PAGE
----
The moment two humans lay eyes on each other has awesome potency. The first sight of you is a brilliant holograph. It burns its way into your new acquaintance’s eyes and can stay emblazoned in his or her memory forever.
Artists are sometimes able to capture this quicksilver, fleeting emotional response. I have a friend, Robert Grossman, an accomplished caricature artist who draws regularly for Forbes, Newsweek, Sports Illustrated, Rolling Stone and other popular North American publications. Bob has a unique gift for capturing not only the physical appearance of his subjects, but zeroing in on the essence of their personalities. The bodies and souls of hundreds of luminaries radiate from his sketch pad. One glance at his caricatures of famous people and you can see, for instance, the insecure arrogance of Madonna, the imperiousness of Newt Gingrich, the bitchiness of Leona Helmsley.
Sometimes at a party, Bob will do a quick sketch on a cocktail napkin of a guest. Hovering over Bob’s shoulder, the onlookers gasp as they watch their friend’s image and essence materialize before their eyes. When he’s finished drawing, he puts his pen down and hands the napkin to the subject. Often a puzzled look comes over the subject’s face. He or she usually mumbles some politeness like, ‘Well, er, that’s great But it really isn’t me.’
The crowd’s convincing crescendo of ‘Oh yes it Al’ drowns the subject out and squelches any lingering doubt The confused subject is left to stare back at the world’s view of him-self or herself in the napkin.
Once when I was visiting Bob’s studio, I asked him how he could capture people’s personalities so well. He said, ‘It’s simple. I just look at them.’
‘No,’ I asked, ‘How do you capture their personalities? Don’t you have to do a lot of research about their lifestyle, their history?’
‘No, I told you, Leil, I just look at them’
He went on to explain, ‘Almost every facet of people’s personalities is evident from their appearance, their posture, the way they move. For instance …’ he said, calling me over to a file where he kept his caricatures of political figures.
‘See,’ Bob said, pointing to angles on various presidential body parts, ‘here’s the boyish-ness of Clinton,’ showing me his half-smile; ‘the awkwardness of George Bush,’ pointing to his shoulder angle; ‘the charm of Reagan,’ putting his finger on the ex-president’s smiling eyes; ‘the shiftiness of Nixon,’ pointing to the tilt of his head. Digging a little deeper into his file, he pulled out Franklin Delano Roosevelt and, pointing to the nose high in the air, ‘Here’s the pride of It’s all in the face and the body.
First impressions are Why? Because in our fast-paced information-overload world of multiple stimuli bombarding us every second, people’s heads are spinning. They must form quick judgments to make sense of the world and get on with what they have to do. So, whenever people meet you, they take an instant mental snapshot That image of you becomes the data they deal with for a very long time.
Your body shrieks before your lips can speak
Is their data accurate? Amazingly enough, yes. Even before your lips part and the first syllable escapes, the essence of YOU has already axed its way into their brains. The way you look and the way you move is more than 80 percent of someone’s first impression of you. Not one word need be spoken.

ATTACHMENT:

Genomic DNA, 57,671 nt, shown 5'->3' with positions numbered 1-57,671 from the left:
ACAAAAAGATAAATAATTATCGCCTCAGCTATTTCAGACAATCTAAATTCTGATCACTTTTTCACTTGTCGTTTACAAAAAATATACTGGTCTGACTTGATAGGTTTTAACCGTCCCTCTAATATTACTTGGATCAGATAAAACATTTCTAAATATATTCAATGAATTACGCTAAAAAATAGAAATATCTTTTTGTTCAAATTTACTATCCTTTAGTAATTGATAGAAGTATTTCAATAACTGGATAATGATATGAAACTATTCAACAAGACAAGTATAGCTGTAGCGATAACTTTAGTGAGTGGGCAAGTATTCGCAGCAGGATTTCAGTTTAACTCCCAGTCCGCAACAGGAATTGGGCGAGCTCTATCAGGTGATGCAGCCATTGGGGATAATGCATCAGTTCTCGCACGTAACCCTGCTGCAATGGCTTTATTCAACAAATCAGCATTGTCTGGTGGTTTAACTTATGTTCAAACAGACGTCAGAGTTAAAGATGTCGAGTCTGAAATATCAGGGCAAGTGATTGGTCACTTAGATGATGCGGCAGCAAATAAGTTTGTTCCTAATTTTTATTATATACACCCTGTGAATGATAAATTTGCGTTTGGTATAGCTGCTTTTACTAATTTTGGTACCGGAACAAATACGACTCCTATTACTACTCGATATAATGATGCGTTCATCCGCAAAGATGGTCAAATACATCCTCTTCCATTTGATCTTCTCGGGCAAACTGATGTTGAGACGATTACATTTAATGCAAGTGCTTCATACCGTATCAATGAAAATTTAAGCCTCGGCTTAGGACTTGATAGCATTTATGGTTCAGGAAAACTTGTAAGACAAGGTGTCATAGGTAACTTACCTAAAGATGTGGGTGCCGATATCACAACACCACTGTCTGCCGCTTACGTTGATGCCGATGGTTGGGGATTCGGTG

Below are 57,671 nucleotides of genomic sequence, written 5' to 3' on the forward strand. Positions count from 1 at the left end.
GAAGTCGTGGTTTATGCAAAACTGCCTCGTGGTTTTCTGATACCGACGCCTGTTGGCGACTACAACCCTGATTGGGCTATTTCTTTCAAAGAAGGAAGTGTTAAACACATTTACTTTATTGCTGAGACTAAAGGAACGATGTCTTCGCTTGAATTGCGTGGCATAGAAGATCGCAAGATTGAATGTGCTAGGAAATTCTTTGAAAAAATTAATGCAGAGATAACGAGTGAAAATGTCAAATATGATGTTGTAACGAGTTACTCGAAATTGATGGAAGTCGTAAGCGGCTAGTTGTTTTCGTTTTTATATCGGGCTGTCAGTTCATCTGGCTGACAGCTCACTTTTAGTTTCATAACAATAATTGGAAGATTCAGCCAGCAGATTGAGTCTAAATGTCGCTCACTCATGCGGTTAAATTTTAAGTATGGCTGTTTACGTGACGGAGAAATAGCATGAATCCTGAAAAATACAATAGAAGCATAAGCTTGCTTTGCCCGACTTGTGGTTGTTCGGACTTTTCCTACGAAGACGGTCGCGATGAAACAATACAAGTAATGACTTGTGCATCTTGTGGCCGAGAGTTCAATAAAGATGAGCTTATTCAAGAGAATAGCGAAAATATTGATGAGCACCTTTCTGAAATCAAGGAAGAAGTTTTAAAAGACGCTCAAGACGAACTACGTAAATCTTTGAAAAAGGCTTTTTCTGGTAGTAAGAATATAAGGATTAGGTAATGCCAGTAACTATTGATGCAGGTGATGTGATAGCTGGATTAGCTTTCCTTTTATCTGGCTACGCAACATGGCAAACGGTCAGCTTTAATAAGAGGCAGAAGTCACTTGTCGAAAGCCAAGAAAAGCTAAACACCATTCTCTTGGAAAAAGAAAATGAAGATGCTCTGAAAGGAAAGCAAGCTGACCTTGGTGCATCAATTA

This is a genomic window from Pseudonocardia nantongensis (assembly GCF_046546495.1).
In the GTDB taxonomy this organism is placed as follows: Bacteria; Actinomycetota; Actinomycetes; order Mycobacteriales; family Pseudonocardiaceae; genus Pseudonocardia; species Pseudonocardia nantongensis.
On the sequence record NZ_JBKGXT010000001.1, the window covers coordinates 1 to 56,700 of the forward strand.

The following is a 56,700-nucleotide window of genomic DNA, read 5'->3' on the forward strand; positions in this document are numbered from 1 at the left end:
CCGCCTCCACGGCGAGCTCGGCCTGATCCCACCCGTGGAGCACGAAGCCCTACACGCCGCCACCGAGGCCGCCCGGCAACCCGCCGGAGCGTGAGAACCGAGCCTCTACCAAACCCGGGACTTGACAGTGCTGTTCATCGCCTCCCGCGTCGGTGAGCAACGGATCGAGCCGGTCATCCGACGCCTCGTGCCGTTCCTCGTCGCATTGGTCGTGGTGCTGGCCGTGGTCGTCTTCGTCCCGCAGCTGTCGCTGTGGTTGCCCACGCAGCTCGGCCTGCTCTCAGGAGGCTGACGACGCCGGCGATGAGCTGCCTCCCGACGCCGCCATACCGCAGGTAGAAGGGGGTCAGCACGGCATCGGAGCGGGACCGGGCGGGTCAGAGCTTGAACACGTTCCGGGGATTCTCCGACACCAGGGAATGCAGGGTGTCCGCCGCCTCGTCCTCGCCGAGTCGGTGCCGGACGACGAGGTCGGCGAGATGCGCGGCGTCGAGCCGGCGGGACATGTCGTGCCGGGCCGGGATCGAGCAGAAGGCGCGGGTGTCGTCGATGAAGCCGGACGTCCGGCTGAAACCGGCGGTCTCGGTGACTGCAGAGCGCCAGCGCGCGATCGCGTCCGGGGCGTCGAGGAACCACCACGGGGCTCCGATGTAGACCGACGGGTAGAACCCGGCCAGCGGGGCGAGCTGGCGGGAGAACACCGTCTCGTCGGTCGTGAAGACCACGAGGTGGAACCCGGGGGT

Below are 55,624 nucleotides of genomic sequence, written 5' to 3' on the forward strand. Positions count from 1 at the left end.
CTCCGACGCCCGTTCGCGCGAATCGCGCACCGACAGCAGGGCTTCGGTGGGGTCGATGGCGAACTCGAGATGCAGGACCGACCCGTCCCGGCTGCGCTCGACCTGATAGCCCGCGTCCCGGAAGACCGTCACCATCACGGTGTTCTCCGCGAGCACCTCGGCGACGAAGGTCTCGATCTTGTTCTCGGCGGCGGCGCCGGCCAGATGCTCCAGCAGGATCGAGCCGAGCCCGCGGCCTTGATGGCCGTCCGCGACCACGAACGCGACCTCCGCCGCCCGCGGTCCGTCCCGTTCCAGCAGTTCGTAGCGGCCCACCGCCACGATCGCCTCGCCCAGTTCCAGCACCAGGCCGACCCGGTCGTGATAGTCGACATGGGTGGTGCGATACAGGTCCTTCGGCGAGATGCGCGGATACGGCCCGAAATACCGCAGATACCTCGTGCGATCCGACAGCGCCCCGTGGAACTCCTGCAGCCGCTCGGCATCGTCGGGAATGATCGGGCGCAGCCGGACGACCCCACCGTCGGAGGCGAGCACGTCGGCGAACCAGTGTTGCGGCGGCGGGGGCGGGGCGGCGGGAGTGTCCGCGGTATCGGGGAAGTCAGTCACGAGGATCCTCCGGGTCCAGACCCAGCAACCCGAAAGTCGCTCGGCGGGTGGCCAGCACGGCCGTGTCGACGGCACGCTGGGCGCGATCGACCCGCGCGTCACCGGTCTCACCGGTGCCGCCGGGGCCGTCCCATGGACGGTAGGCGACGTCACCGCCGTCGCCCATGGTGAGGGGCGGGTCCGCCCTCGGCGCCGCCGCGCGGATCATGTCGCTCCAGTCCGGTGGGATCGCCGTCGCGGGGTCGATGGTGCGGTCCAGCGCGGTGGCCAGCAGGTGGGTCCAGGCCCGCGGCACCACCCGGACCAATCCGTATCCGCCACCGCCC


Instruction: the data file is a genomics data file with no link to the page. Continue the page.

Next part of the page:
I’ve lived and worked in countries where I didn’t speak the native language. Yet, without one understandable syllable spoken between us, the years proved my first impressions were on target. Whenever I met new colleagues, I could tell instantly how friendly they felt toward me, how confident they were, and approximately how much stature they had in the company. I could sense, just from seeing them move, which were the heavyweights and which were the welterweights.
I have no extrasensory skills. You’d know, too. How? Because before you have had time to process a rational thought, you get a sixth sense about someone. Studies have shown emotional reactions occur even before the brain has had time to register what’s causing that reaction. Thus the moment someone looks at you, he or she experiences a massive hit, the impact of which lays the groundwork for the entire relationship. Bob told me he captures that first hit in creating his caricatures.
Deciding to pursue my own agenda for How to Talk to Anyone, I asked, ‘Bob, if you wanted to portray somebody really cool — you know, intelligent, strong, charismatic, principled, fascinating, caring, interested in other people …’
‘Easy,’ Bob interrupted. He knew precisely what I was getting at. ‘Just give ’em great posture, a heads-up look, a confident smile, and a direct gaze: It’s the ideal image for somebody who’s a Somebody.
How to look like a somebody
A friend of mine, Karen, is a highly respected professional in the home-furnishings business. Her husband is an equally big name in the communications field. They have two small sons.
Whenever Karen is at a home-furnishings industry event, everyone pays deference to her. She’s a Very Important Person in that world. Her colleagues at conventions jostle for position just to be seen casually chatting with her and, they hope, be photographed rubbing elbows with her for industry bibles like Home Furnishings Executive and Furniture World.
Yet, Karen complains, when she accompanies her husband to communications functions, she might as well be a nobody. When she takes her kids to school functions, she’s just another mum. She once asked me, ‘Leil, how can I stand out from the crowd so people who don’t know me will approach me and at least assume I’m an interesting person?’ The techniques in this section accomplish precisely that. When you use the next nine techniques, you will come across as a special person to everyone you meet. You will stand out as a Somebody in whatever crowd you find yourself in, even if it’s not your crowd.
Let’s start with your smile.